Local Interests and American Foreign Policy
Why International Interventions Fail
Published May 24th 2013 by Routledge – 180 pages
This book provides an alternative perspective on how social interest-groups form and interact to affect interventions. It combines historic, sociological and international relations perspectives in a framework through which to view the relevant socio-political dynamics in ‘target societies’. At a time when American foreign policy seeks to redefine its objectives and its methods of intervention, the monolithic ideological assumptions of the state as the panacea to all social ailments, both as a format and a vehicle of norm delivery, seemingly dooms American foreign policy and European allies, to the repetition of old mistakes.
In environments where interests and priorities are shaped on a highly localised basis, interventionist agendas often lack relevant meaning. The book focuses in particular on the contrast between the assumptions inherent in ‘Western’ interventionist strategies and social interest formation in Afghanistan, Somaliland, and Somalia. Based on extensive fieldwork, the book draws on available literature and on interviews with local population or international aid and development workers. The conclusion is that in the cases examined, the agency of local interest groups largely controls the outcome of external strategies.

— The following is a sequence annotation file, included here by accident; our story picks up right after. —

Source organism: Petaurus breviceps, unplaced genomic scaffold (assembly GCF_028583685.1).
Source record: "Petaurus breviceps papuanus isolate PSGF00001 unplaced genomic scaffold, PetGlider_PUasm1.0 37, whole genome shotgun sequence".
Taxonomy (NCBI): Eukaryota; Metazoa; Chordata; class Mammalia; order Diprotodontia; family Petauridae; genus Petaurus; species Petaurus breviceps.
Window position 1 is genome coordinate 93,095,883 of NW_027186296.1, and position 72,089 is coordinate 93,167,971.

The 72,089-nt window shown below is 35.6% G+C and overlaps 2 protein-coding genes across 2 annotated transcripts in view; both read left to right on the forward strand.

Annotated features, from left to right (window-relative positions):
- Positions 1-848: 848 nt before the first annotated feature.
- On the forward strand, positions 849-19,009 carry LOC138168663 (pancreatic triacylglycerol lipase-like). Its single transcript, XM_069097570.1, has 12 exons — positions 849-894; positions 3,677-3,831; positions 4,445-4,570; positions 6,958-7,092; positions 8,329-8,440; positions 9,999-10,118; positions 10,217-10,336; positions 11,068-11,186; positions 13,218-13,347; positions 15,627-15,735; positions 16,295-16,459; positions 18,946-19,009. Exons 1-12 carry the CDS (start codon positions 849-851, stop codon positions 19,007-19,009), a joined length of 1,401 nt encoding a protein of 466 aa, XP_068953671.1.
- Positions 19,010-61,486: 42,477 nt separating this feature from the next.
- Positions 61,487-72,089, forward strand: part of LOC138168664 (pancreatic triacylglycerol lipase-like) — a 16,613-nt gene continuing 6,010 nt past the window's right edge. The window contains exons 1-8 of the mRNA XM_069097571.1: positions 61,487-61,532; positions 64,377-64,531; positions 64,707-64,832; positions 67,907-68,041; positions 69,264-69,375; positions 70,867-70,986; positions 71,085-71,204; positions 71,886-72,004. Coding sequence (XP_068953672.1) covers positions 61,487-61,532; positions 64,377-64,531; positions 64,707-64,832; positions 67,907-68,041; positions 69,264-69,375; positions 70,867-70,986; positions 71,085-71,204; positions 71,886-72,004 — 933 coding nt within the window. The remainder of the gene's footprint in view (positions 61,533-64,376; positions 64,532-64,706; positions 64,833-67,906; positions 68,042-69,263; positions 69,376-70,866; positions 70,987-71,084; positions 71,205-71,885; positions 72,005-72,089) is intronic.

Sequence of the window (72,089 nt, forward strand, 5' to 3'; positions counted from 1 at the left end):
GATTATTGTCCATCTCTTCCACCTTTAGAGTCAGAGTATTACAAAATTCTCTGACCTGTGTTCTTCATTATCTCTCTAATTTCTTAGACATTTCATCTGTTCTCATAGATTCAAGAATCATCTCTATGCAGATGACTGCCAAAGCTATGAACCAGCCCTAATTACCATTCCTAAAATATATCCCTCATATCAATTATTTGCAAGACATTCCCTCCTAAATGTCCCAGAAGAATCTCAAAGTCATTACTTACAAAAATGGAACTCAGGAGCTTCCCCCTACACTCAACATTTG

This book will be of great interest to students and scholars of US Foreign Policy, International Relations and Security Studies.
Introduction 1. Strategies and assumptions 2. Towards a framework for viewing socio-political dynamics 3. Somalia and Somaliland – In the Shade of the Meeting Tree 4. Afghanistan – In the Shadows of Mountains 5. Conclusions
Karl Sandstrom recently finished a two-year project with the University of Bristol during which he spent close to nine months doing research in Afghanistan. Karl now works as a freelance consultant and retains a strong research interest in Afghanistan, Somalia, interventions and social mobilization.